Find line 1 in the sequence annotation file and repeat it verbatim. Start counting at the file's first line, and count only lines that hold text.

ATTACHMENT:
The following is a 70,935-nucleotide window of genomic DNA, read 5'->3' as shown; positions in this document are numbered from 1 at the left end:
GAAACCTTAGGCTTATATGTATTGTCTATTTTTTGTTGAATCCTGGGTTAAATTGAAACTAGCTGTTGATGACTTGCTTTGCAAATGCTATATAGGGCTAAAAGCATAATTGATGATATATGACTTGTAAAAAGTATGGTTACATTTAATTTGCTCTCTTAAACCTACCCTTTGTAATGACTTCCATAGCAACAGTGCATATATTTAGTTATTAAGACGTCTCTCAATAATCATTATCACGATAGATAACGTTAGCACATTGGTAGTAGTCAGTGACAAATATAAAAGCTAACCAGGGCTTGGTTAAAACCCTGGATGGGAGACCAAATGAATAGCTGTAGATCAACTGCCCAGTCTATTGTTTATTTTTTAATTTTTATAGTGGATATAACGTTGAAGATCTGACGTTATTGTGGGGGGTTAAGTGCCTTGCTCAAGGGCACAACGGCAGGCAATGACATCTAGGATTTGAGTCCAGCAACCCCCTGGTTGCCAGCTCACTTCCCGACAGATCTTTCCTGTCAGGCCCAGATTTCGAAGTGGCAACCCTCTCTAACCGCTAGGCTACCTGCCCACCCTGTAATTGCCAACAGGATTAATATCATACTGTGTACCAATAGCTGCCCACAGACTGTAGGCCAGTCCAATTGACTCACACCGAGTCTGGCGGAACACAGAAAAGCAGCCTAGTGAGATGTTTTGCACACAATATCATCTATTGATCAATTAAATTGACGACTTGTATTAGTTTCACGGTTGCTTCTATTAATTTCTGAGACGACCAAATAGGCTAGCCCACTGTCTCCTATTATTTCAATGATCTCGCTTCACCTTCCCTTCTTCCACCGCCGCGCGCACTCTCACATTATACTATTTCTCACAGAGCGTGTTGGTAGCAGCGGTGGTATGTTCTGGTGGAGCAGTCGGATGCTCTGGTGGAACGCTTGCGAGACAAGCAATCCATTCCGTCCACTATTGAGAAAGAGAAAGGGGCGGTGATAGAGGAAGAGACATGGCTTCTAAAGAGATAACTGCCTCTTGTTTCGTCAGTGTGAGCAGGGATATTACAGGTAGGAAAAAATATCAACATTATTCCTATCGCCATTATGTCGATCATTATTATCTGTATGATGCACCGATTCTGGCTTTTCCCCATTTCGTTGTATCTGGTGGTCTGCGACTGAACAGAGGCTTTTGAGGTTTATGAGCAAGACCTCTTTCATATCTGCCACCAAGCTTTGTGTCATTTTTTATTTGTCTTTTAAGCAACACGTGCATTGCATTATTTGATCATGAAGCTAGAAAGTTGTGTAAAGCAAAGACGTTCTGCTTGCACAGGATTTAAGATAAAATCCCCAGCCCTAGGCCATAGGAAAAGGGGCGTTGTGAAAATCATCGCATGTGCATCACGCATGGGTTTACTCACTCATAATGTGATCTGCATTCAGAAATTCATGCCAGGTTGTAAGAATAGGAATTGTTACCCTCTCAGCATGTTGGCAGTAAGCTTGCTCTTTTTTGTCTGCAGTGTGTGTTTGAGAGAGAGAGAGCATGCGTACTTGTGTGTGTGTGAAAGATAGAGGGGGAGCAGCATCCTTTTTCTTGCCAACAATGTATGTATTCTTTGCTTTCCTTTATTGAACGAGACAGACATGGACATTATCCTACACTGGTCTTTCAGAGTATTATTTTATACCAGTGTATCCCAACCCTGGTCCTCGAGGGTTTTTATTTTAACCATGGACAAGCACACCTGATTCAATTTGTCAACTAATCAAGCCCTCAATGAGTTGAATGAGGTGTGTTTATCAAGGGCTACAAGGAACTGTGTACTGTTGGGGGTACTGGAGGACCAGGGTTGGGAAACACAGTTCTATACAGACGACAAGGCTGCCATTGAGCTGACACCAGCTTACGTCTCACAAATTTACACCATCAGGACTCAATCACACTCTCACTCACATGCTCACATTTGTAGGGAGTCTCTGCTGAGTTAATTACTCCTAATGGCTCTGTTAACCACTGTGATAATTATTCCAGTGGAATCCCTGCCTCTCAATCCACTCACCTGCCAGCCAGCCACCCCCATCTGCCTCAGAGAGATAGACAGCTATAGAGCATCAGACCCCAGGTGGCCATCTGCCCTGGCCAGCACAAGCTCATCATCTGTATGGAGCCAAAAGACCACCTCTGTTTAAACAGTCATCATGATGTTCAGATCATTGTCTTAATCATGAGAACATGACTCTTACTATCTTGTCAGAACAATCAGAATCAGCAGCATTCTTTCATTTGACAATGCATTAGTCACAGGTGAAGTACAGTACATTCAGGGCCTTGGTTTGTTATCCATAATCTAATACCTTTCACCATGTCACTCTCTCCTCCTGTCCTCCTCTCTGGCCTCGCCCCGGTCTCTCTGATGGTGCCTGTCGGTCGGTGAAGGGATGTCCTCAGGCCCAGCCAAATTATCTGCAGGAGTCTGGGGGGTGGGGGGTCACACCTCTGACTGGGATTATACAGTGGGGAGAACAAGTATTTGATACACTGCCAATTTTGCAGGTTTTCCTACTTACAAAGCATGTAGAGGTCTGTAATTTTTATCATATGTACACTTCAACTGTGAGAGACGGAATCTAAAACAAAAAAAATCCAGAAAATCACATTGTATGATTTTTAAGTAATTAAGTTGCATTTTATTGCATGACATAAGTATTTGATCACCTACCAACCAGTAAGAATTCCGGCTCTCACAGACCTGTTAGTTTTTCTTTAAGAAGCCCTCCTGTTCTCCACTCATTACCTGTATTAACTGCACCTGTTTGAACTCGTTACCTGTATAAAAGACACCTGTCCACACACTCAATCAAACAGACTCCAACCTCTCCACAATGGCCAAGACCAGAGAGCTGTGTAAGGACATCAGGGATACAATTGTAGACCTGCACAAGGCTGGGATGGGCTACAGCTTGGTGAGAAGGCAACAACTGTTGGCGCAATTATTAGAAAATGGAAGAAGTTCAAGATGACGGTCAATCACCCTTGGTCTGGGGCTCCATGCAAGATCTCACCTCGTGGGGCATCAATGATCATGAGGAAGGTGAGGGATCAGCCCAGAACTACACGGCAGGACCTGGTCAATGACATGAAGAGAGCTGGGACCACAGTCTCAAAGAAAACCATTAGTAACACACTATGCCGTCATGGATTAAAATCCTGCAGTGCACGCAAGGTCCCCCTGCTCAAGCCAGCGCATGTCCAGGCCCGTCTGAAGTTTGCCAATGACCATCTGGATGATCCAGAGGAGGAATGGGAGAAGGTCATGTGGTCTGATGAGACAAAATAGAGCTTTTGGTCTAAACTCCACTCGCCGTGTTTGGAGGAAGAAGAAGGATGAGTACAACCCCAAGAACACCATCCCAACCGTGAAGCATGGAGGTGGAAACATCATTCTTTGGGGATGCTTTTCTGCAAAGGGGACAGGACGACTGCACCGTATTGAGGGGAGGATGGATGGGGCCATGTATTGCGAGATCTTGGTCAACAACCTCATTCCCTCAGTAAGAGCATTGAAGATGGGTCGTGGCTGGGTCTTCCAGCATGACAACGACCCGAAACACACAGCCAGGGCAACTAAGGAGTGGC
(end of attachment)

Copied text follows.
The following is a 70,935-nucleotide window of genomic DNA, read 5'->3' as shown; positions in this document are numbered from 1 at the left end: